Mike DeWine and Richard Cordray

What happens if the Ohio governor’s race is too close to call?

What happens if it’s too close to call on Election Night? The outcome may hinge on provisional and mailed-in absentee ballots.

Ohio’s official canvass starts Nov. 17 and end Nov. 27 – unless Secretary of State Jon Husted orders an expedited schedule. Also provisional ballot voters who didn’t have proper ID at the polls can return to their county boards of elections to vote by Nov. 13. And, absentee ballots postmarked by Nov. 5 and received by Nov. 16 will be eligible to be counted.

In a close election, provisional ballots could swing the results. Ohio’s provisional ballot count in the midterms can range: 2014 it was 44,528, 2010 it was 90,206 and 2006 it was 104,581.

In 2010 when Republican John Kasich ousted Democrat incumbent Ted Strickland, just 77,127 votes separated the two. It was the closest Ohio governor’s race in more than three decades.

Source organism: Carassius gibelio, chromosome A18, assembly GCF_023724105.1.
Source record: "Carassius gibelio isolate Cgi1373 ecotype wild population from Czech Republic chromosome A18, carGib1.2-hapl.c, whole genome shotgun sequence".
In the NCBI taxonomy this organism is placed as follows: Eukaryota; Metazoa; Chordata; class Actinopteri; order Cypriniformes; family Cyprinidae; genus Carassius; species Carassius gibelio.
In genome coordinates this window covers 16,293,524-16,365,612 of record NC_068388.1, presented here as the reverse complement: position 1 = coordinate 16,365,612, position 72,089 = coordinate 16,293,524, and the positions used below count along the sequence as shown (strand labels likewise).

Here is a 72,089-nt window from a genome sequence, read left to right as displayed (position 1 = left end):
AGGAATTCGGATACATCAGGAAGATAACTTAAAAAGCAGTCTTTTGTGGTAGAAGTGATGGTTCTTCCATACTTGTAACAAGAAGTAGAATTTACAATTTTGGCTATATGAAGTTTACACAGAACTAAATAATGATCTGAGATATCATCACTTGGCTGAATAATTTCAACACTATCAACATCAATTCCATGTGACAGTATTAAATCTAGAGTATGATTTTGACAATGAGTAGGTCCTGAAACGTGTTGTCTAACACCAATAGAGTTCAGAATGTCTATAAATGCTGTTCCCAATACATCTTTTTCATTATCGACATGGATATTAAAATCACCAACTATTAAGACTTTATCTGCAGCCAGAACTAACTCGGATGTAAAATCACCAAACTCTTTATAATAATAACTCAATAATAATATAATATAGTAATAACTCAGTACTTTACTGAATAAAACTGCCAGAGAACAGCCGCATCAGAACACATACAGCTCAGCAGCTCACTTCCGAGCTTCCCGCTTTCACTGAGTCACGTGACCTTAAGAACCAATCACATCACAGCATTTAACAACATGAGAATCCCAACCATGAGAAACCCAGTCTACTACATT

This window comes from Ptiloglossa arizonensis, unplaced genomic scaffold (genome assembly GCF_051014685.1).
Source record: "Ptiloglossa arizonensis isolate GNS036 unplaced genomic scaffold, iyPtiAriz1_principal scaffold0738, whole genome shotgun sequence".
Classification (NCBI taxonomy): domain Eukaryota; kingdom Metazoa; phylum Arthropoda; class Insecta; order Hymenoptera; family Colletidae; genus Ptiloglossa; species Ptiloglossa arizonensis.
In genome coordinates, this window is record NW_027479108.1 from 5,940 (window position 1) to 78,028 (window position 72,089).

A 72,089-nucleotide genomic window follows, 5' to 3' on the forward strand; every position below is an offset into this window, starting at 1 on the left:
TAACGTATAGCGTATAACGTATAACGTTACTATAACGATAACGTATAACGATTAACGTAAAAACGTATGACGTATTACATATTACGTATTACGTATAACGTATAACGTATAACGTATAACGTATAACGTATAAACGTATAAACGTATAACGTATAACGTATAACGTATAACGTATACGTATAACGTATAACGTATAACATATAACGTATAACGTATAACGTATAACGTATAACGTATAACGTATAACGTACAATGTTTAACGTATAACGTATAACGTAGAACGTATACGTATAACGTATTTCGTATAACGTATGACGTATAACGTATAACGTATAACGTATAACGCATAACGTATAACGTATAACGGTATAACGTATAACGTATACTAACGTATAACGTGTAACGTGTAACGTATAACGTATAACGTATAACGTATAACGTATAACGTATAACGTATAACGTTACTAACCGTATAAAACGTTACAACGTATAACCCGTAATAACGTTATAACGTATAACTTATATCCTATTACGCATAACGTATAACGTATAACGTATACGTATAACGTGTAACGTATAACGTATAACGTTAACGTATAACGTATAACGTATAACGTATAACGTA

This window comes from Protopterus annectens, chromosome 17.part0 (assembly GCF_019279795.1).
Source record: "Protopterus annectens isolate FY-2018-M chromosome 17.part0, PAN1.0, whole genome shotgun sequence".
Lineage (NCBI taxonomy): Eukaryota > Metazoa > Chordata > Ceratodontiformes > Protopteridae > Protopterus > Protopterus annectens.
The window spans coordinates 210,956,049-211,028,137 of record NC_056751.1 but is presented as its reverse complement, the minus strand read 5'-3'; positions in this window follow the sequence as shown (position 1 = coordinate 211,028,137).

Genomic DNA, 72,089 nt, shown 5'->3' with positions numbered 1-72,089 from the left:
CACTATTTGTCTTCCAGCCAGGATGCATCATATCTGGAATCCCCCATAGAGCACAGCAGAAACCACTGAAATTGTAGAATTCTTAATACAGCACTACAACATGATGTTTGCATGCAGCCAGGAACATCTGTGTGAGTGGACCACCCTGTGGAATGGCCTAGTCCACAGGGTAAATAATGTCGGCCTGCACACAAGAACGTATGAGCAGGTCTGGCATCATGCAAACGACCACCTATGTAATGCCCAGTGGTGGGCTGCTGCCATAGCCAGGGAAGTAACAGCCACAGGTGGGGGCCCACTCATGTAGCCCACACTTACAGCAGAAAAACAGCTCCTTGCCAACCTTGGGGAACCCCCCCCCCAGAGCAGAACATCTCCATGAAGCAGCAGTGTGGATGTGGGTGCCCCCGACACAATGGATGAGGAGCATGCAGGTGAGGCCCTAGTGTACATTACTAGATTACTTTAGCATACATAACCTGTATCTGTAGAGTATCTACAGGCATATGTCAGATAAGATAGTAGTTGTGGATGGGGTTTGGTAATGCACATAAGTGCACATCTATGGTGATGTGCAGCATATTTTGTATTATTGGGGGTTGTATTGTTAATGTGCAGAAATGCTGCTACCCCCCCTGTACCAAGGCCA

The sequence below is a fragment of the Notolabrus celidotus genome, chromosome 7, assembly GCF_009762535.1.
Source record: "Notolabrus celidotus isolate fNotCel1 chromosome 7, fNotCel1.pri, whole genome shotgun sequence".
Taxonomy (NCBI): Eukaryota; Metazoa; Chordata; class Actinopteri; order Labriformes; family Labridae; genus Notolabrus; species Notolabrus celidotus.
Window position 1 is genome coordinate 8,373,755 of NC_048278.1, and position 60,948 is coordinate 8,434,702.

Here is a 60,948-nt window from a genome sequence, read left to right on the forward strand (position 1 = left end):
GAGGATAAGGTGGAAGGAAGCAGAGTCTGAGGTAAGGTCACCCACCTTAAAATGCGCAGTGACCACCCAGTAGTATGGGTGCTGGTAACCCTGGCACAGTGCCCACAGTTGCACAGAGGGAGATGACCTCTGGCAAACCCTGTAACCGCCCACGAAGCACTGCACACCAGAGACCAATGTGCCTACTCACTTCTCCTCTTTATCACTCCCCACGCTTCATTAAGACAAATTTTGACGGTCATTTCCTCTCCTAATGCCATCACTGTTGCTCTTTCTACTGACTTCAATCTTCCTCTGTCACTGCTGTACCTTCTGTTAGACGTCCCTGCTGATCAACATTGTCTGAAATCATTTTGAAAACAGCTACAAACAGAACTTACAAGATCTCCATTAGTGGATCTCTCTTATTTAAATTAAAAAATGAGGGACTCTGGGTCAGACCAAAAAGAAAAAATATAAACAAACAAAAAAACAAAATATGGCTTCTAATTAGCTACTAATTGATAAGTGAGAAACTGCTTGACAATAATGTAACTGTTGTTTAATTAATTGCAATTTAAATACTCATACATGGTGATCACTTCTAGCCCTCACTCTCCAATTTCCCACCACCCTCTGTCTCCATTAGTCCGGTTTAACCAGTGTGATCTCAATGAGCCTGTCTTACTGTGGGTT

Republican political strategist and elections stats guru Mike Dawson said based on absentee ballots so far, he is predicting voter turn out will hit 57 percent, or 4.6 million votes, which would be a record for an off-year election. Dawson runs OhioElectionResults.com.

Polls are open 6:30 a.m. to 7:30 p.m. Tuesday. The first wave of results will be from mailed-in absentee ballots, which will likely be posted to the Secretary of State’s website shortly after 7:30 p.m.

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